Analysis: Doesn’t Greg Abbott have anything better to do?

The move came days after the Food and Drug Administration gave full authorization to the Pfizer Covid-19 vaccine, removing it from its prior emergency use authorization. (Both the Moderna and Johnson & Johnson vaccines remain under an emergency use authorization.)

Abbott moved quickly to amend an executive order he had signed just last month that said that there could be no government vaccine mandate for any of the three vaccines — all of which were, at the time, under an emergency use authorization. He wanted to make sure that there was no room for any attempt to mandate a fully authorized vaccine.

All of which brings me to this simple point: Doesn’t Abbott have anything better to do?

I mean, he is the governor of one of the largest states in the country. A state that is identified as a hotspot for Covid-19 cases at the moment — and where some counties, particularly in its southern and eastern counties, are averaging more than 100 cases per 100,000 residents, according to The New York Times.

Rather than putting in place mitigation measures to slow the spread, Abbott is too busy virtue-signaling to the national Trumpist base.

Last month, Abbott issued an executive order barring schools from mandating that students wear masks despite the fact that the Delta variant is spreading through youth populations, who are not yet eligible to be vaccinated.
And when local school jurisdictions in San Antonio bucked that mandate and required masks, Abbott’s administration took them to court. Last week, the Texas Supreme Court sided with Abbott, blocking any attempt to mandate mask wearing in schools in the state.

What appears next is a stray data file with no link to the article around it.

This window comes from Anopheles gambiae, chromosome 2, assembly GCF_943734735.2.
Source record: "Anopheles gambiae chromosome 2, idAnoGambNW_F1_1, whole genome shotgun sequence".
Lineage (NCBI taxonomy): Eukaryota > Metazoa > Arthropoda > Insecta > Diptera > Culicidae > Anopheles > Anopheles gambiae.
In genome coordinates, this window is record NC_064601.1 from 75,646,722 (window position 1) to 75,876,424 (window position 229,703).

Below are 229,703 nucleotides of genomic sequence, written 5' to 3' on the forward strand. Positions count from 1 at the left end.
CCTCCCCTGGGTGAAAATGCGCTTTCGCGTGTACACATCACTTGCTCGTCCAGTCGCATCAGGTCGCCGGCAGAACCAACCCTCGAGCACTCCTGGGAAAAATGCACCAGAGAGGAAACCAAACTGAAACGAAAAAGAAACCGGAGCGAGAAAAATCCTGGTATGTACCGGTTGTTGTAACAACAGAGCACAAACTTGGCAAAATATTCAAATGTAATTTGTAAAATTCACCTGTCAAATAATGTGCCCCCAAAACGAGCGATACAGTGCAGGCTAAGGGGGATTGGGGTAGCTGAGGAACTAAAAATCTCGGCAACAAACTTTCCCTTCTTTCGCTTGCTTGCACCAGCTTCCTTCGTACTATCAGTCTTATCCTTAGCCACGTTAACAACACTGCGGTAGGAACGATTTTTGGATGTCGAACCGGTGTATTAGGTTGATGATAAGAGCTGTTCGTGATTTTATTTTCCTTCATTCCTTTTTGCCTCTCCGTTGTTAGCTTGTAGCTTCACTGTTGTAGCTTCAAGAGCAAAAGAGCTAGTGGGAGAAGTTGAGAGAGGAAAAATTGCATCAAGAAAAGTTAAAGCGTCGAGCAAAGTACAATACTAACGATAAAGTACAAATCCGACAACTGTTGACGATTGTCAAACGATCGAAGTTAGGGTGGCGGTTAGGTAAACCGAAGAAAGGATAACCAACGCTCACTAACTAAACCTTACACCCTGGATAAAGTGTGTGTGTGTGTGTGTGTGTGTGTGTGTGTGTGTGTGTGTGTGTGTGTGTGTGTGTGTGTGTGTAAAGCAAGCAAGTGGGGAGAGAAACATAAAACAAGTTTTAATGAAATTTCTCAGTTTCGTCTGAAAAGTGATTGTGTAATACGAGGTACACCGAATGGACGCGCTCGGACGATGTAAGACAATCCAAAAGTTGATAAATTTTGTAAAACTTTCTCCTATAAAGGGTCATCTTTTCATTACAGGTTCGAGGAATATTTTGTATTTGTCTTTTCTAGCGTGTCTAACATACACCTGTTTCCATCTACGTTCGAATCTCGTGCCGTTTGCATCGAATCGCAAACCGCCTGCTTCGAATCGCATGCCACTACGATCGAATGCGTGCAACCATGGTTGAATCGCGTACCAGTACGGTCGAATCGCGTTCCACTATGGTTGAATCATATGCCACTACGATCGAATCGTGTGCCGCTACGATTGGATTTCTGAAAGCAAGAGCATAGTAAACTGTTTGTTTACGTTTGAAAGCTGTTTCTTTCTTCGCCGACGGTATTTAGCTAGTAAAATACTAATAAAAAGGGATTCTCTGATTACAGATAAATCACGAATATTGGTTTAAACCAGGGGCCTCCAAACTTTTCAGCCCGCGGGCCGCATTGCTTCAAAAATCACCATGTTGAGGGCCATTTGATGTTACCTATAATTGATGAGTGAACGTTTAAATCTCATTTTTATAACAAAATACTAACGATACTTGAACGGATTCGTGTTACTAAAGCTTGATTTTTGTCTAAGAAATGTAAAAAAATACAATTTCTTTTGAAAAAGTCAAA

You should think of Abbott’s actions on masks and vaccines in the same vein — they are both aimed at the same goal: Endearing himself to potential voters and donors in the 2024 presidential race. Abbott, who is up for another term next November and has already amassed a huge campaign war chest ($55 million!!) for that race, has one eye on the next Republican presidential primary.

He’s watched, unhappily, as another southern state governor — Florida’s Ron DeSantis — surged to the front of the 2024 pack of candidates not named Donald Trump. DeSantis’ surge came directly as a result of his reluctance to close the state amid the original Covid-19 outbreak, his quick reopening of the state and his open skepticism of the science on mitigation practices — most notably masking.

But as Florida has become the epicenter of the fourth wave of the coronavirus, DeSantis’ star has dimmed somewhat. (A new Quinnipiac University poll showed that six in 10 Floridians didn’t want him to run for president in 2024.)

Enter Abbott and his high-profile executive orders trying to keep government entities from mandating a vaccine that is 90%+ effective and which, according to medical experts, is our only really path out of this pandemic. And his legal fight with school districts that want to protect kids by having them wear masks to school.

Abbott’s moves of late signify that what should be a public health discussion has been entirely infiltrated — and corrupted — by politics. And unfortunately, that reality will cause hospitalizations — and even deaths — that were entirely preventable.


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